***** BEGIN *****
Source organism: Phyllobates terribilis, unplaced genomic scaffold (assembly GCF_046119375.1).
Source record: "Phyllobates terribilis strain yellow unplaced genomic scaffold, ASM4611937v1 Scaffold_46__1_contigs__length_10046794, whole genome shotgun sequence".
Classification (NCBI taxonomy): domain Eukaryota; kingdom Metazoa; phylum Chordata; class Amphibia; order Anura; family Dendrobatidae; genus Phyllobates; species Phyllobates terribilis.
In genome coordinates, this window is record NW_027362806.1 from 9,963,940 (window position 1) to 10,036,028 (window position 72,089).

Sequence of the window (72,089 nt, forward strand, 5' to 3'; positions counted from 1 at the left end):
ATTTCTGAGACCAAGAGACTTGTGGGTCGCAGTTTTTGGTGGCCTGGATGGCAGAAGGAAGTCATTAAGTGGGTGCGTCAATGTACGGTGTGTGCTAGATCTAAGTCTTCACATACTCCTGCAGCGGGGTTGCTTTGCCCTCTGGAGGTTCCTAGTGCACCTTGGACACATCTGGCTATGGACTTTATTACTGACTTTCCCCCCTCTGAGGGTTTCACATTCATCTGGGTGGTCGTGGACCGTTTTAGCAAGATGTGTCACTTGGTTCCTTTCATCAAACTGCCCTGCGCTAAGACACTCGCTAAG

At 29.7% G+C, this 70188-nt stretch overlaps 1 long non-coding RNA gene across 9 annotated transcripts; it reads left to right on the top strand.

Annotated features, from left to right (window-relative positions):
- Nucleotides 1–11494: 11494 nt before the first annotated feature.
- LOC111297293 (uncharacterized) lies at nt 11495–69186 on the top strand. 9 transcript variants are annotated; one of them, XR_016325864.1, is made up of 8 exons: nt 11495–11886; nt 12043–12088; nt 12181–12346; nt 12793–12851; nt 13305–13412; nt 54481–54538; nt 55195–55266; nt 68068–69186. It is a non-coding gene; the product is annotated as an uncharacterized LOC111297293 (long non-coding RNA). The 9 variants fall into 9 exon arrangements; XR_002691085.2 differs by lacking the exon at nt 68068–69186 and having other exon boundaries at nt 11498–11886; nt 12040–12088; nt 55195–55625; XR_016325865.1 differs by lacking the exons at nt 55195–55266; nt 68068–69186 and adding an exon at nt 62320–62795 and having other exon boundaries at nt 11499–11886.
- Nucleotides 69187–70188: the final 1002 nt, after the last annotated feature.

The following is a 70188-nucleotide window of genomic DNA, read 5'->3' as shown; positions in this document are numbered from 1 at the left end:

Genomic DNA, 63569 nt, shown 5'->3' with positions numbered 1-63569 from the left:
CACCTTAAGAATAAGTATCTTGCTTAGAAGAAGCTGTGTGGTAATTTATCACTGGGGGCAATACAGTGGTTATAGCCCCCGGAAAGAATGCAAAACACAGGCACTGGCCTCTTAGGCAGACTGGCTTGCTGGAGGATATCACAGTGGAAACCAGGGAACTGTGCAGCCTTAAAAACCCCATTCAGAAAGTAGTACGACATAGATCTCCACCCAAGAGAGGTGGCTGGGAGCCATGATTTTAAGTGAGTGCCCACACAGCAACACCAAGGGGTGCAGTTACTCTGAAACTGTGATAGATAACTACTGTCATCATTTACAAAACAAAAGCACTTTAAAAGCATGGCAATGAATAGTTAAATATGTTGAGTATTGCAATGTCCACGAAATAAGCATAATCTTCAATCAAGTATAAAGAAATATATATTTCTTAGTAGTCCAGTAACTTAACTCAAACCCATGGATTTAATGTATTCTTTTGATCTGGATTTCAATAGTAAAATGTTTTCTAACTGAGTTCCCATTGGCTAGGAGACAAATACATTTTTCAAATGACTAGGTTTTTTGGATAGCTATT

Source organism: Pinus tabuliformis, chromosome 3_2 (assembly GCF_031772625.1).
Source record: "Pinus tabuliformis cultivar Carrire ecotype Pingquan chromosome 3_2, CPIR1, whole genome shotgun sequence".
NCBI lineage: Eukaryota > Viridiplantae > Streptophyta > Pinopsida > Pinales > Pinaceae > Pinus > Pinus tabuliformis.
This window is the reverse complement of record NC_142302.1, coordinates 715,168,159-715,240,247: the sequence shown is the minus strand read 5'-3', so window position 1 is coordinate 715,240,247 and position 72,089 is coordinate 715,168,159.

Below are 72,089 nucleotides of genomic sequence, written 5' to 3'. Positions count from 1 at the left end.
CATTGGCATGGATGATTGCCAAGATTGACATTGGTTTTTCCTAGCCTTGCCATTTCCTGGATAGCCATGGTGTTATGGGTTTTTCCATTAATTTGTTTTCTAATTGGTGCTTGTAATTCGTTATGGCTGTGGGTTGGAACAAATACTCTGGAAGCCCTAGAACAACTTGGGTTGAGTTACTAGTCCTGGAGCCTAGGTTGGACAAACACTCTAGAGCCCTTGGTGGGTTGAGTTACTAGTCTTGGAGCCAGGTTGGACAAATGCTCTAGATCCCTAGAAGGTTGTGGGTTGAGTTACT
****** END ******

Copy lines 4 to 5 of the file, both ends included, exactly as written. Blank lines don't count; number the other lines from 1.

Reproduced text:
In genome coordinates, this window is record NW_027362806.1 from 9,963,940 (window position 1) to 10,036,028 (window position 72,089).

Sequence of the window (72,089 nt, forward strand, 5' to 3'; positions counted from 1 at the left end):